# Plot one function per row of table

I want to plot a polynomial that is parametrized by an additional parameter d. I took samples of the domain of d and stored the coefficients of the polynomial for each of these samples in a table:

d       a0       a1        a2         a3        a4
0       0.31632  0.038794  -0.637117  0.457322  -0.0940009
0.002   0.316319 0.0387949 -0.637115  0.457321  -0.0940008
0.4     0.130744 0.0171396 -0.292042  0.2209    -0.0479512
...


Now I would like to plot up to 100 of these polynomials into the same plot. Is there a way that does not require me to hand code each polynomial to plot or to sample each polynomial in an external tool? (Doing so from within the Latex tool chain would be fine.)

To summarize it: In my case, the rows of the table don't represent coordinates to plot but coefficients of polynomials that I want to plot. Therefore, I don't see how to use pgfplot's \addplot table to get the output that I want.

The effect of the code should be like

\documentclass{standalone}
\usepackage{pgfplots, pgfplotstable}
\pgfplotsset{compat=1.12}
\begin{document}

\begin{tikzpicture}
\begin{axis}[domain=0:2]
\addplot[mark=none] {0.31632  + x*(0.038794  + x*(-0.637117 + x*(0.457322 + x*-0.0940009)))};
\addplot[mark=none] {0.311765 + x*(0.0408345 + x*(-0.633668 + x*(0.454718 + x*-0.0935363)))};
\addplot[mark=none] {0.130744 + x*(0.0171396 + x*(-0.292042 + x*(0.2209   + x*-0.0479512)))};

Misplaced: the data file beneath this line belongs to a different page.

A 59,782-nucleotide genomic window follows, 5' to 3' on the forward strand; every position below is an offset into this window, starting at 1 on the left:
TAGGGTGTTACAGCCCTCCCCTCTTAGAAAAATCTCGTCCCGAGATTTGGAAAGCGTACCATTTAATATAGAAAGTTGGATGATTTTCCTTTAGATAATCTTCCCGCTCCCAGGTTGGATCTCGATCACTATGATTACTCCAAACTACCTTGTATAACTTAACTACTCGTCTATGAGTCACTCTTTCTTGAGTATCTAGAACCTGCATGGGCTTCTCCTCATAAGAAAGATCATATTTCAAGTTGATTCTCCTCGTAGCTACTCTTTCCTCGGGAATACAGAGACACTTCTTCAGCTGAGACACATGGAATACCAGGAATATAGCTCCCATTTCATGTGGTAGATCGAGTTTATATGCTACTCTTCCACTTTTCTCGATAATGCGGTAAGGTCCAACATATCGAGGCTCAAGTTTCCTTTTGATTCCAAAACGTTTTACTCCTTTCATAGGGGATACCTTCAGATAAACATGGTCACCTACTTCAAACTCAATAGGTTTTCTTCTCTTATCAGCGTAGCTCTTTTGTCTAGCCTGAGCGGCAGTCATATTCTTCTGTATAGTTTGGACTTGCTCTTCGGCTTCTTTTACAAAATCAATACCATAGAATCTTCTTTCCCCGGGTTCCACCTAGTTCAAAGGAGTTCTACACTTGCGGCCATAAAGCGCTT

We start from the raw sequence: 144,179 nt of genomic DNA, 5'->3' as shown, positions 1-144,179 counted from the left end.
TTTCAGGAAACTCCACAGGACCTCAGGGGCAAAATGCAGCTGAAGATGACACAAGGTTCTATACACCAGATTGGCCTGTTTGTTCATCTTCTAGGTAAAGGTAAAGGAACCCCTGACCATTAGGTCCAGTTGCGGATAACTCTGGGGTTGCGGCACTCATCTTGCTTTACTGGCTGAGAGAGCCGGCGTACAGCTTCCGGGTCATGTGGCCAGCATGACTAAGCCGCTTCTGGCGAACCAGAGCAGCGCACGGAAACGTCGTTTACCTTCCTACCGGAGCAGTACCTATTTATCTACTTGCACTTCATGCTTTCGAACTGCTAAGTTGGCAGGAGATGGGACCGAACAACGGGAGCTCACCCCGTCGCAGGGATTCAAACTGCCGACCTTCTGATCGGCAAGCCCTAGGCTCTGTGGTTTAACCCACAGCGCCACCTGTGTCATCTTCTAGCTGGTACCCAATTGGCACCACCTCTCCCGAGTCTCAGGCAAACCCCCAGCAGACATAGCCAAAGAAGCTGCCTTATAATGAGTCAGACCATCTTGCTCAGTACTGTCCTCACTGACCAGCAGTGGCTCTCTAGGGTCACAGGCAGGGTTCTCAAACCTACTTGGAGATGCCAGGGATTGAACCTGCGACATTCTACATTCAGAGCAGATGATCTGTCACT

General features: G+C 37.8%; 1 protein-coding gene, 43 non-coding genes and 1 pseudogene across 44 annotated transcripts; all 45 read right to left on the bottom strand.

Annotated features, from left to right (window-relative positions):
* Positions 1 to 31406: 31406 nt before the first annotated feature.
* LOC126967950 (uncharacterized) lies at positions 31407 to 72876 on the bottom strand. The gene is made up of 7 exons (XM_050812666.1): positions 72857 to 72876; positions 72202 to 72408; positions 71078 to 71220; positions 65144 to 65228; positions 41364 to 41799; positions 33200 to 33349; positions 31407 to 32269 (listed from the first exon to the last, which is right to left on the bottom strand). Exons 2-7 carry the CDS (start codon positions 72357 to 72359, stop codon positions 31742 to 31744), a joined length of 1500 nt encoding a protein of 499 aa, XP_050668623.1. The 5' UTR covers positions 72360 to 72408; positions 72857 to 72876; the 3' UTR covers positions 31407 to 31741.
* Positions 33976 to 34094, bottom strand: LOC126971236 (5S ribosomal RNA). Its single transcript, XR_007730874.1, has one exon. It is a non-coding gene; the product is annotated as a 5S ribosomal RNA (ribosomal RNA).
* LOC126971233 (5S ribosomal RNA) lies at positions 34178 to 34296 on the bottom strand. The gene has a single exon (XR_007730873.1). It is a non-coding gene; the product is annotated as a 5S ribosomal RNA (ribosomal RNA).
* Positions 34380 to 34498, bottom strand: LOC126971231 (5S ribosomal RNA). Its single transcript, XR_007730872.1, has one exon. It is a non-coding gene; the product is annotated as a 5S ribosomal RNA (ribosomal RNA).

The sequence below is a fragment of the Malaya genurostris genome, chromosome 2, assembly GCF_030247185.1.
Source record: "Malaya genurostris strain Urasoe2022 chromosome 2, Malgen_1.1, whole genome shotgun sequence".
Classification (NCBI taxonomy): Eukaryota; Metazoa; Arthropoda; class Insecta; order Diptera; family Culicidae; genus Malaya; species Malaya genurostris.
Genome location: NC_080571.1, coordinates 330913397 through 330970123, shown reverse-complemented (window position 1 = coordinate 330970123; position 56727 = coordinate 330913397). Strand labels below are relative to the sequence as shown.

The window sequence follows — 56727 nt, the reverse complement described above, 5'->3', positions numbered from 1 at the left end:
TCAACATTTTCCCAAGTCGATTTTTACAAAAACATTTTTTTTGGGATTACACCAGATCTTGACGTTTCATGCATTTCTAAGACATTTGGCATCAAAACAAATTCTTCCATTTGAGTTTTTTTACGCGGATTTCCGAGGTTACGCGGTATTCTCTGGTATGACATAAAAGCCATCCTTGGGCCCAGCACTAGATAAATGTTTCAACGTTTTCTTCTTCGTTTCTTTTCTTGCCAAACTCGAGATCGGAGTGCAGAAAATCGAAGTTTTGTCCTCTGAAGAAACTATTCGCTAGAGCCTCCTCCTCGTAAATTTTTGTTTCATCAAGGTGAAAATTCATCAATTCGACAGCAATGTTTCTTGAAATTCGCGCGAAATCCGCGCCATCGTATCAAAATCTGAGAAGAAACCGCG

\end{axis}
\end{tikzpicture}
\end{document}


but without the manual repetition.

The result would look like:

-

## 2 Answers

Here's a way that uses a pgfplotsinvokeforeach approach.

There are a few important parts, including:

% declare a polynomial function
\pgfmathdeclarefunction{mypoly}{6}{%
% #1: a0
% #2: a1
% #3: a2
% #4: a3
% #5: a4
% #6: x
\pgfmathparse{#1+#2*#6%
+#3*#6^2%
+#4*#6^3%
+#5*#6^4}%
}


which, as you can see, defines your polynomial.

You'll see that this is invoked in the addplot command as

 \addplot[domain=0:2,red,thick]{mypoly(\aZero,\aOne,\aTwo,\aThree,\aFour,x)};


Here's the complete code:

% arara: pdflatex
% !arara: indent: {overwrite: yes}
\documentclass[tikz]{standalone}
\usepackage{pgfplotstable}
\pgfplotsset{compat=1.12}

% read in the coefficients
\pgfplotstableread[col sep=space]{
d       a0       a1        a2         a3        a4
0       0.31632  0.038794  -0.637117  0.457322  -0.0940009
1      0.311765 0.0408345 -0.633668  0.454718  -0.0935363
2       0.130744 0.0171396 -0.292042  0.2209    -0.0479512
}\coefficients

% count number of rows
\pgfplotstablegetrowsof\coefficients
\pgfmathsetmacro\numberofrows{\pgfplotsretval-1}

% declare a polynomial function
\pgfmathdeclarefunction{mypoly}{6}{%
% #1: a0
% #2: a1
% #3: a2
% #4: a3
% #5: a4
% #6: x
\pgfmathparse{#1+#2*#6%
+#3*#6^2%
+#4*#6^3%
+#5*#6^4}%
}

\begin{document}

\begin{tikzpicture}
\begin{axis}[domain=0:2]
% loop through the rows of the table
\pgfplotsinvokeforeach{0,...,\numberofrows}{
% define each of a0, a1, a2, a3, a4
% a0
\pgfplotstablegetelem{#1}{[index]1}\of\coefficients
\pgfmathsetmacro{\aZero}{\pgfplotsretval}
% a1
\pgfplotstablegetelem{#1}{[index]2}\of\coefficients